Not a whole lot to show you on the whitework and drawn thread sampler, but at least I did manage a wee bit of stitching. This is the progress so far…
As a short background, my purpose in this project is to explore a variety of whitework and whitework-related techniques. I’m working on a 36 count natural colored linen. It’s an even-weave linen, meaning that the warp and weft threads are approximately the same size, so that one can count horizontally or vertically approximately 36 threads in an inch. It’s not the ideal ground for some whitework techniques, but it works great for drawn thread, pulled thread, and Schwalm embroidery.
Normally, whitework is worked white-on-white, but I chose a darker background fabric for the sake of the photos.
As I’ve been working on the sampler – which is totally random, just doing “whatever” whenever and wherever (this is probably going to be a bit of a mistake!), I keep thinking ahead to the next thing I want to do on it. I’m contemplating the difficulties of good satin stitching on this fabric. I generally like working satin stitch on a higher count fabric that isn’t necessarily even-weave (though it can be). Anyway, I think I can manage it on this fabric, as long as I use a crewel needle or similar, with a sharp point. With tapestry needles that have a blunt point, it is difficult to stitch into the fabric threads, but with satin stitching, to get a smooth edge, I know I’m going to have to split fabric threads.
Looking ahead to some satin stitching, I’m trying to decide precisely what I want to satin stitch. The logical choice would be a monogram, since they are very often the subject of whitework. I want to demonstrate a technique called trailing, though, so if I select a monogram, it will probably be the best letter to demonstrate the technique of trailing. It will need to be flowy, with narrower and wider parts. I’m thinking an “S”. But why would I want something embroidered with an “S” on it??! So we’ll see about that!
In the meantime, this is what I’ve been doing on the sampler. Now, I know it’s kinda weird-looking! But let me tell you how it developed before you chalk it up as too bizarre and unfitting for the rest of the sampler so far!!
See those big curls. Weird. But back to that in a bit… The last time we visited the whitework sampler, I had not yet worked the motif directly below the insanely large curly things. In that drawn thread patch, I attempted to mimic a variation that I saw in Therese Dillmont’s book, Drawn Thread Work, which I reviewed a few weeks ago. I’m not satisfied with the results. I think it looks bizarre. But, it was interesting, and at least it was something to learn. The wheels in the middle (the big white dots) are made by weaving the thread around the intersections of the the coral knot threads traveling up and down from one bunch of threads to the next. In Dillmont’s illustration, she doesn’t have the vertical white threads working up to the wheels, but I put them in there because I didn’t do the wheels as I went, while working the coral knot “waves.” Those vertical lines make the whole thing look kind of strange!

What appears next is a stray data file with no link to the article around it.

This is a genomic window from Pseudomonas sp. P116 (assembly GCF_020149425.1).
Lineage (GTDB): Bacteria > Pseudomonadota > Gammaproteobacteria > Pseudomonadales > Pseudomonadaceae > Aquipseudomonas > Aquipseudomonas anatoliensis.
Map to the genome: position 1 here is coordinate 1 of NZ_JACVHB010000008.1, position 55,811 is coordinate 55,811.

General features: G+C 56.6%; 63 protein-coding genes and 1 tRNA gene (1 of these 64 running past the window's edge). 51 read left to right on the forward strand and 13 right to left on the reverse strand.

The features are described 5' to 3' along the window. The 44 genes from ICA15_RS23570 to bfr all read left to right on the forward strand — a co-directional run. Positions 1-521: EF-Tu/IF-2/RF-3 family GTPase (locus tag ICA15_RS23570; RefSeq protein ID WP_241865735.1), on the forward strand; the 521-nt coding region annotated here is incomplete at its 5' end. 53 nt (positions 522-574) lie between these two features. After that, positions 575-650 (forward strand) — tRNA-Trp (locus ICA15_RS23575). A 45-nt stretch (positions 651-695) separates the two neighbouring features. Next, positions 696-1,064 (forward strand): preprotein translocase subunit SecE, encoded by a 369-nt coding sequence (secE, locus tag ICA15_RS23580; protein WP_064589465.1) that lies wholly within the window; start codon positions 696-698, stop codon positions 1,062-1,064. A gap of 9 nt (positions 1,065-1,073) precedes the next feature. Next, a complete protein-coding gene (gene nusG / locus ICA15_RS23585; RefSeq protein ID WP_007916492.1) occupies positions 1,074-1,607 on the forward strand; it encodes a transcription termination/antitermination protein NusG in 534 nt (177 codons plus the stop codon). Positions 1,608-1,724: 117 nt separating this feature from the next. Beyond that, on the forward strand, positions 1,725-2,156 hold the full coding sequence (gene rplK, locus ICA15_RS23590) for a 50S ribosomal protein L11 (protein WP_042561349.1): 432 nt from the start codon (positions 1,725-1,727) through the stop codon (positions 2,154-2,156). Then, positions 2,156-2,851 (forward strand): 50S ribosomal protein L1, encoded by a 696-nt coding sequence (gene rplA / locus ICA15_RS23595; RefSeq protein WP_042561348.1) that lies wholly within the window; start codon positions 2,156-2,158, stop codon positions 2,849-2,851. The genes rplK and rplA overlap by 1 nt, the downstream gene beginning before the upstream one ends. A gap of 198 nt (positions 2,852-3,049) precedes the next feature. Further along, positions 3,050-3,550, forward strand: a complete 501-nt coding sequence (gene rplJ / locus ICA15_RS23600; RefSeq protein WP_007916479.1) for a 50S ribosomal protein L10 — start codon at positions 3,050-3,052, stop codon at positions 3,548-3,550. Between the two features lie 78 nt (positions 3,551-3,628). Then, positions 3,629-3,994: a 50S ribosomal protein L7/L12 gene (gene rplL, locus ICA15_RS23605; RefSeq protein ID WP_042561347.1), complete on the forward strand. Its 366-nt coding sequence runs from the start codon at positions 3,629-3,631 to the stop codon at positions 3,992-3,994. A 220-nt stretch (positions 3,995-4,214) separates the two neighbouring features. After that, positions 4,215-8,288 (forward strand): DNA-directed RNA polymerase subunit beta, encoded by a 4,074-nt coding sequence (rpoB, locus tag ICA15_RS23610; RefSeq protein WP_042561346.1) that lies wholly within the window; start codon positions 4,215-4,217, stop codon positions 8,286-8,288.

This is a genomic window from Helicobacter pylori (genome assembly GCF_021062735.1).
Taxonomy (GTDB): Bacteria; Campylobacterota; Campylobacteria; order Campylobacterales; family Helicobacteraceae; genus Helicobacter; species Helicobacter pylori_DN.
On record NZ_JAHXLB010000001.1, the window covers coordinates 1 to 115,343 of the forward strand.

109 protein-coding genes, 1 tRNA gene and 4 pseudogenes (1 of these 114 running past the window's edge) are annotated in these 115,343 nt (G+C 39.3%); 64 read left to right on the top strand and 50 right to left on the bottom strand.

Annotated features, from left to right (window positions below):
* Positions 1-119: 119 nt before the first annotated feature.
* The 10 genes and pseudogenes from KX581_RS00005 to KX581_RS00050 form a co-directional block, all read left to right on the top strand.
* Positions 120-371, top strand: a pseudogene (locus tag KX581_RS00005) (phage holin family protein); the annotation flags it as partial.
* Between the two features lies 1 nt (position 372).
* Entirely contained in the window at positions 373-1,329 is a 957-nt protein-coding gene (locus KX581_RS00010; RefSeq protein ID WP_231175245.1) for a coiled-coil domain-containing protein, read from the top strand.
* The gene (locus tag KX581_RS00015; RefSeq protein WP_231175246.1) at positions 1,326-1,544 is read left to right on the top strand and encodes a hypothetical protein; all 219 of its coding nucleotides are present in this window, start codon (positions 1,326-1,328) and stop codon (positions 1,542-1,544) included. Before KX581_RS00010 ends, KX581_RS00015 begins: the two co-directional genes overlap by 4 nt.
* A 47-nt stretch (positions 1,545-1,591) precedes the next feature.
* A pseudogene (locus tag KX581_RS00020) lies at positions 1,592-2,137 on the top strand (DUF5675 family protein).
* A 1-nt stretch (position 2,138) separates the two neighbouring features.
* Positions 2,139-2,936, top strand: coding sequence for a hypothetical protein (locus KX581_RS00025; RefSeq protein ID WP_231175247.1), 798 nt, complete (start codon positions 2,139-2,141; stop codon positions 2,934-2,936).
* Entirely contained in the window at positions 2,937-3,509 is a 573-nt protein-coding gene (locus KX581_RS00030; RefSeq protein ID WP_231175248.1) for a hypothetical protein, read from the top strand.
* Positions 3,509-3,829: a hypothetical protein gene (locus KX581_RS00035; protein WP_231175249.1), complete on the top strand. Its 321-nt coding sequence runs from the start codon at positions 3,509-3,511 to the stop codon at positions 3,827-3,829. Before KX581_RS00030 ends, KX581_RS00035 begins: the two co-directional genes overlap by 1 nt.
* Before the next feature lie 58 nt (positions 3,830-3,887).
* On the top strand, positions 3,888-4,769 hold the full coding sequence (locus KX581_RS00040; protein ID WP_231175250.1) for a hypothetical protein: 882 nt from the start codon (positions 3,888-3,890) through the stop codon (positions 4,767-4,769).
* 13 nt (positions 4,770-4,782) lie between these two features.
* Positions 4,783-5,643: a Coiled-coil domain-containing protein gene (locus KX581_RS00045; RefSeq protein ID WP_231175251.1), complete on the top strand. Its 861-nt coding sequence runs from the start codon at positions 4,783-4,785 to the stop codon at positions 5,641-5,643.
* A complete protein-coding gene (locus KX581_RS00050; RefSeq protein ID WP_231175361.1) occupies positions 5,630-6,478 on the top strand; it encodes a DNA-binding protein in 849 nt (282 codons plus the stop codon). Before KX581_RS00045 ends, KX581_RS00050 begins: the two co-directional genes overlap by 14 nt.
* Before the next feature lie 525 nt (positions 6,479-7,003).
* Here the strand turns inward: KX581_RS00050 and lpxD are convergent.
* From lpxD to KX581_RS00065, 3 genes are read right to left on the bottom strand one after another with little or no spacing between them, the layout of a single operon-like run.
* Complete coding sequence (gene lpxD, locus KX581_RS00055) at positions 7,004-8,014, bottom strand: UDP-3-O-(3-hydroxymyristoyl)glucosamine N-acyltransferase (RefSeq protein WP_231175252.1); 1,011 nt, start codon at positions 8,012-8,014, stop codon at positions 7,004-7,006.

Now, about these chunky curly things. They were completely spontaneous. I wanted to work a variety of drawn thread and pulled thread fillings, but I didn’t want to keep working in squares. I thought about circles (and I still might do some!) but I ended up doing these scrolly things instead. They’re worked in chain stitch, using a #16 coton a broder.
Inside the curlies, I withdrew some threads so that I could work some filling techniques.
And here’s the first attempt. Hilariously enough (I’m not really laughing! Ok, actually, now I am!), my first filling was going to be a reverse wave stitch, which I was going to photograph upclose for tutorial. (You can see the reverse wave stitch in the crown on top of the Schwalm pomogranate.) Oh, golly! I started going, and realized I was not really doing the reverse wave stitch. I had run amuck somehow. But since it was working out (more or less), I left it.
Notice that in this particular curl, the drawn thread areas get closer together towards the top. You see, originally I was taking out two threads from the fabric and leaving three in. As I worked higher on the curl, I took out two threads and left only two in between the drawn thread areas. I thought that this would help give a “shaded” look (just an experiment!) to the curl, because the white stitches would be closer together. But once I got going, I realized it isn’t the white stitches that show – it’s the gaping holes. They get closer together, but it isn’t that noticeable!
So, this is where I am, working out the fillings in the big fat curls. I’m planning on working some more decorative stitching outside the curls – different sized scallops or something. We’ll see how that develops!
And then, once I finish these elements, I’ll move on to… well, something else in the sampler. I was thinking of going straight into satin stitch at first, but the more I look at the sampler right now, the more I think I’ll add some filling. But then on the other hand, if I don’t break away from this drawn thread stuff soon, I fear the whole sampler will end up dedicated to drawn thread, with a bit o’ Schwalm thrown in!
What think you? Any ideas for future elements of the sampler? I’m all ears!
More Drawn Thread and Whitework Embroidery
Drawn Thread – Securing Edges with Re-Weaving
Drawn Thread – Securing Edges with Satin Stitch
Drawn Thread – Hemstitch Tutorial
Drawn Thread – Chain Loop Bunches
Sampler Update with Schwalm Embroidery
Online Book on Drawn Thread Techniques
Diamond Stitch in Drawn Thread Work
Coral Knot Bunches in Drawn Thread Embroidery
Zig-Zags in Drawn Thread Embroidery
All Whitework Articles on Needle ‘n Thread
You can find more tips and tricks for hand embroidery – including all the above tutorials – indexed o
n my Tips and Tricks for Hand Embroidery page.